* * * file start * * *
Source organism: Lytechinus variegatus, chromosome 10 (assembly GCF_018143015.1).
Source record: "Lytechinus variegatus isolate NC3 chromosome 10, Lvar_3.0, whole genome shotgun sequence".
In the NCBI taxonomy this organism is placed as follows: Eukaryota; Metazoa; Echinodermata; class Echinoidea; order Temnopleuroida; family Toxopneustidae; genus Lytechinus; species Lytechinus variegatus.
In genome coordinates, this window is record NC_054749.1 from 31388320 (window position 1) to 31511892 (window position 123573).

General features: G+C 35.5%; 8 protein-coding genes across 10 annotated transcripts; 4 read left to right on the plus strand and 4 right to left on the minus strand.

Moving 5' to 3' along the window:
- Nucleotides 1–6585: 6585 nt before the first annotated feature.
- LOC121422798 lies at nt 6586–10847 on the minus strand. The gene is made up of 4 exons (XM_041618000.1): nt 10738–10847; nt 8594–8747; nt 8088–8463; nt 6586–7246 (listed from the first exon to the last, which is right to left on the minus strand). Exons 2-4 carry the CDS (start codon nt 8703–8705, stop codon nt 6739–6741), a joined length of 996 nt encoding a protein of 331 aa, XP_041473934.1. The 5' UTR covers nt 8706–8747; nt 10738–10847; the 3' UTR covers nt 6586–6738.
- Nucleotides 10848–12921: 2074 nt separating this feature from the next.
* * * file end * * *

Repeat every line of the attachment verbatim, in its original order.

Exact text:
Source organism: Lytechinus variegatus, chromosome 10 (assembly GCF_018143015.1).
Source record: "Lytechinus variegatus isolate NC3 chromosome 10, Lvar_3.0, whole genome shotgun sequence".
In the NCBI taxonomy this organism is placed as follows: Eukaryota; Metazoa; Echinodermata; class Echinoidea; order Temnopleuroida; family Toxopneustidae; genus Lytechinus; species Lytechinus variegatus.
In genome coordinates, this window is record NC_054749.1 from 31388320 (window position 1) to 31511892 (window position 123573).

General features: G+C 35.5%; 8 protein-coding genes across 10 annotated transcripts; 4 read left to right on the plus strand and 4 right to left on the minus strand.

Moving 5' to 3' along the window:
- Nucleotides 1–6585: 6585 nt before the first annotated feature.
- LOC121422798 lies at nt 6586–10847 on the minus strand. The gene is made up of 4 exons (XM_041618000.1): nt 10738–10847; nt 8594–8747; nt 8088–8463; nt 6586–7246 (listed from the first exon to the last, which is right to left on the minus strand). Exons 2-4 carry the CDS (start codon nt 8703–8705, stop codon nt 6739–6741), a joined length of 996 nt encoding a protein of 331 aa, XP_041473934.1. The 5' UTR covers nt 8706–8747; nt 10738–10847; the 3' UTR covers nt 6586–6738.
- Nucleotides 10848–12921: 2074 nt separating this feature from the next.